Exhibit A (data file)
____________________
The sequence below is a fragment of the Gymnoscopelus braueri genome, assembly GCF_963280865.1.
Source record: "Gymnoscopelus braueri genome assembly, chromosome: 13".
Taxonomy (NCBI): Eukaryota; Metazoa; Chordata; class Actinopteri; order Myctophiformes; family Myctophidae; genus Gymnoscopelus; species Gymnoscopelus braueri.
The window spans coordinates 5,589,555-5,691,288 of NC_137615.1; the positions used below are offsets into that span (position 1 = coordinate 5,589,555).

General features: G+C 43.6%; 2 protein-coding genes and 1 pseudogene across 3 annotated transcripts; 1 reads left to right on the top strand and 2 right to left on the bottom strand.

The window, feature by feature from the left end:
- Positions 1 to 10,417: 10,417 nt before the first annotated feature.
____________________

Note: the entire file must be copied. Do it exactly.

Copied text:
The sequence below is a fragment of the Gymnoscopelus braueri genome, assembly GCF_963280865.1.
Source record: "Gymnoscopelus braueri genome assembly, chromosome: 13".
Taxonomy (NCBI): Eukaryota; Metazoa; Chordata; class Actinopteri; order Myctophiformes; family Myctophidae; genus Gymnoscopelus; species Gymnoscopelus braueri.
The window spans coordinates 5,589,555-5,691,288 of NC_137615.1; the positions used below are offsets into that span (position 1 = coordinate 5,589,555).

General features: G+C 43.6%; 2 protein-coding genes and 1 pseudogene across 3 annotated transcripts; 1 reads left to right on the top strand and 2 right to left on the bottom strand.

The window, feature by feature from the left end:
- Positions 1 to 10,417: 10,417 nt before the first annotated feature.